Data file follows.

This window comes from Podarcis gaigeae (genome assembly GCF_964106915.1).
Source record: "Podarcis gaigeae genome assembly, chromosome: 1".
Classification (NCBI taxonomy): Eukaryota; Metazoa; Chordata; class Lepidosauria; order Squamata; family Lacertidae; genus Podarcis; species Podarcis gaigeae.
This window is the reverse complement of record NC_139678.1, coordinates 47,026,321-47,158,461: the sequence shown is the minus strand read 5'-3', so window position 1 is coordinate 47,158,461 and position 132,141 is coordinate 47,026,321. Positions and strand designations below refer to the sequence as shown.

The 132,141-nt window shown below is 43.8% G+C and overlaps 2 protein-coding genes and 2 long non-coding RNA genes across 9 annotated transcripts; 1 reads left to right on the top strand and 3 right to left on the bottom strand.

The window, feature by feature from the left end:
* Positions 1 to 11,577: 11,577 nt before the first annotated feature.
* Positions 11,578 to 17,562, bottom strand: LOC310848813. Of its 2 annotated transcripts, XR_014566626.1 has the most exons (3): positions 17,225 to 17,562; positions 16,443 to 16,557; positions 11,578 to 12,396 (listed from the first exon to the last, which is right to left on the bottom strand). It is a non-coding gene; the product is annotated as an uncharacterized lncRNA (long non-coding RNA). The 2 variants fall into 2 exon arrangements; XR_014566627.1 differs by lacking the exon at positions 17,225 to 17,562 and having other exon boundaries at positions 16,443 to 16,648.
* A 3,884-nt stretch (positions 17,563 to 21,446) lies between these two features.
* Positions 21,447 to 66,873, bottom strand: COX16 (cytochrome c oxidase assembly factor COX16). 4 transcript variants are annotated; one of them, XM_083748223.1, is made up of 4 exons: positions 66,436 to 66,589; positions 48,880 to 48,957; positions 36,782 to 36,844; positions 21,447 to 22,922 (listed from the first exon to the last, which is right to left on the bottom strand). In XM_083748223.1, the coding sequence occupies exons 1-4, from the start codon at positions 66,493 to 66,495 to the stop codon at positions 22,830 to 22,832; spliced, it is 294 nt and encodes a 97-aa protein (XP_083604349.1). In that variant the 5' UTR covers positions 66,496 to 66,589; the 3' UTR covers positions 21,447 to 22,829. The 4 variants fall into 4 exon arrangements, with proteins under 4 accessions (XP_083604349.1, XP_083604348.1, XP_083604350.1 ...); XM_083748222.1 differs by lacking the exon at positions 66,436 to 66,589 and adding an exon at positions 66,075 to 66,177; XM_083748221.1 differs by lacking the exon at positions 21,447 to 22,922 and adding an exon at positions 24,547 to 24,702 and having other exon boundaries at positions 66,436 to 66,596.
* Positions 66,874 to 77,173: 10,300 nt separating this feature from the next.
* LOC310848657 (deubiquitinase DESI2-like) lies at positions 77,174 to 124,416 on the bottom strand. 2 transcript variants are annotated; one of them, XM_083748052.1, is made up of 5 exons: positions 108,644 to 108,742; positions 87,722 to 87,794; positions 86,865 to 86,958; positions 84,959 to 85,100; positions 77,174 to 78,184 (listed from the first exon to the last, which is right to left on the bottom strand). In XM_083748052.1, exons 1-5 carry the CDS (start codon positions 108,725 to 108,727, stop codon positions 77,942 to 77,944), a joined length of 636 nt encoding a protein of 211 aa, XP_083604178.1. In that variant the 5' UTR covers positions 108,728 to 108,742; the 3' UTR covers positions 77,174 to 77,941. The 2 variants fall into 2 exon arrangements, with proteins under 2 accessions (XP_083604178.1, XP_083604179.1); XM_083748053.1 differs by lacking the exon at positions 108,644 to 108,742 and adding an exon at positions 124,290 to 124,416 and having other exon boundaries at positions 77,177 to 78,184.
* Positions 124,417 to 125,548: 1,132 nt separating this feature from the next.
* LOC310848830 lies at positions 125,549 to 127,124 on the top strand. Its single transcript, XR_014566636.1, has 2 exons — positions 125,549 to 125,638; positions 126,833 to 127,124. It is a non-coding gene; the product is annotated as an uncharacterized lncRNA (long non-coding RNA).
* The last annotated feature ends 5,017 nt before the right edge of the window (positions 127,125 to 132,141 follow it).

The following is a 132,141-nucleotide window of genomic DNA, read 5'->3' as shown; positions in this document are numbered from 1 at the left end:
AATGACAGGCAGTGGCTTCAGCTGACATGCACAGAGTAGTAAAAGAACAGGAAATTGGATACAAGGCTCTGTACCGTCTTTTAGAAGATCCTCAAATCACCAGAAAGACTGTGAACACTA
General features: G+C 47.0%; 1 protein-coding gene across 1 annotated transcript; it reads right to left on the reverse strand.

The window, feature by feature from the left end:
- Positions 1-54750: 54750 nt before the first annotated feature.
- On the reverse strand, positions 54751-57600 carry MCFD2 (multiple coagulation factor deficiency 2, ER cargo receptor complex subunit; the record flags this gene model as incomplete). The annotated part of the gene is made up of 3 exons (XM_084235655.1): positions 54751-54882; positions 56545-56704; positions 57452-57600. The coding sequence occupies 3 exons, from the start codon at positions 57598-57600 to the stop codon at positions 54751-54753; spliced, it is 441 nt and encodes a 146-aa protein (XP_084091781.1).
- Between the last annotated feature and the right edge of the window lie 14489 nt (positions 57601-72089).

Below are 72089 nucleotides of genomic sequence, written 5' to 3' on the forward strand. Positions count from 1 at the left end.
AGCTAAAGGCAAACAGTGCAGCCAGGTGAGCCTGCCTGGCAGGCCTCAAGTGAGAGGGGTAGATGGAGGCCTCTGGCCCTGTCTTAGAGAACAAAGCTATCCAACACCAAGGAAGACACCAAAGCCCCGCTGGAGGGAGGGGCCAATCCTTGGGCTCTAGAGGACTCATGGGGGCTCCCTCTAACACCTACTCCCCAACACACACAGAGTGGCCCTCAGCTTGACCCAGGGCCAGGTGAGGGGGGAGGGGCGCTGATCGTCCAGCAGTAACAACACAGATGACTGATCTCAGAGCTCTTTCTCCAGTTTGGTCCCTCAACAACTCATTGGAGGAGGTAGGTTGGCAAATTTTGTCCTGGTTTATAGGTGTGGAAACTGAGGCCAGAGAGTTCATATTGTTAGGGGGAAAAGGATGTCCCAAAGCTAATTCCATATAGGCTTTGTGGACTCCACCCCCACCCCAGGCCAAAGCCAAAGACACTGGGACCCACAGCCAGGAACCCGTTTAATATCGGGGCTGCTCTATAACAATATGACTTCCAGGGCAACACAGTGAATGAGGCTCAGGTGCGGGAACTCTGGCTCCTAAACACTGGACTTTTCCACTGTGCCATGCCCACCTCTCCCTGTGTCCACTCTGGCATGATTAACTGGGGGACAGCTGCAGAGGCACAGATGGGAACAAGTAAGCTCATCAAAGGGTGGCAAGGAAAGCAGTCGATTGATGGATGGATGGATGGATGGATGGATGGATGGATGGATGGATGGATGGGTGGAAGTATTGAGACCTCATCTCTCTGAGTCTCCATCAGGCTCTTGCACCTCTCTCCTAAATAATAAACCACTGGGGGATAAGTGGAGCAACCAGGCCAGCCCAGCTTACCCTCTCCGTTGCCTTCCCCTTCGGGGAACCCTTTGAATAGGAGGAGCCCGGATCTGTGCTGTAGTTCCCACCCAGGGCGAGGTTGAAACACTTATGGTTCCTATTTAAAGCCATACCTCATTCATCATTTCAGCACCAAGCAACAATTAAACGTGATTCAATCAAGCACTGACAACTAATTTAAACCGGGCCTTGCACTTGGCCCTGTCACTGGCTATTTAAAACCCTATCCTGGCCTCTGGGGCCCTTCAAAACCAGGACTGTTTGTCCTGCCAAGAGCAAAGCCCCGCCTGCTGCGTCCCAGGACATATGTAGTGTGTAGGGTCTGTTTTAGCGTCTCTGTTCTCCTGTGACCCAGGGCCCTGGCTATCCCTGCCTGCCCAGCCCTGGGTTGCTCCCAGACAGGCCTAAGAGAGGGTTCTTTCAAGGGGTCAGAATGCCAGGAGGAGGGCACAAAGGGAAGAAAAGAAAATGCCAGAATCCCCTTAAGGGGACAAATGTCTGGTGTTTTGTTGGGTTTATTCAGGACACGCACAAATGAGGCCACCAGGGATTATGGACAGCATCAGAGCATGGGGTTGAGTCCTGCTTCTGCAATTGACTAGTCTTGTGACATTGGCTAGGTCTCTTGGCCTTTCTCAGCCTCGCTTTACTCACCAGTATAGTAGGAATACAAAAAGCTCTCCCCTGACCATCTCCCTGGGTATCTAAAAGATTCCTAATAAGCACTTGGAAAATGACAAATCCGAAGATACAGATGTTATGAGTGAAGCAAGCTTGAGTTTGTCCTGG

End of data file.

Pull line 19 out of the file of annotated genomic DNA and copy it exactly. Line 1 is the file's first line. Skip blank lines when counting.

The window, feature by feature from the left end: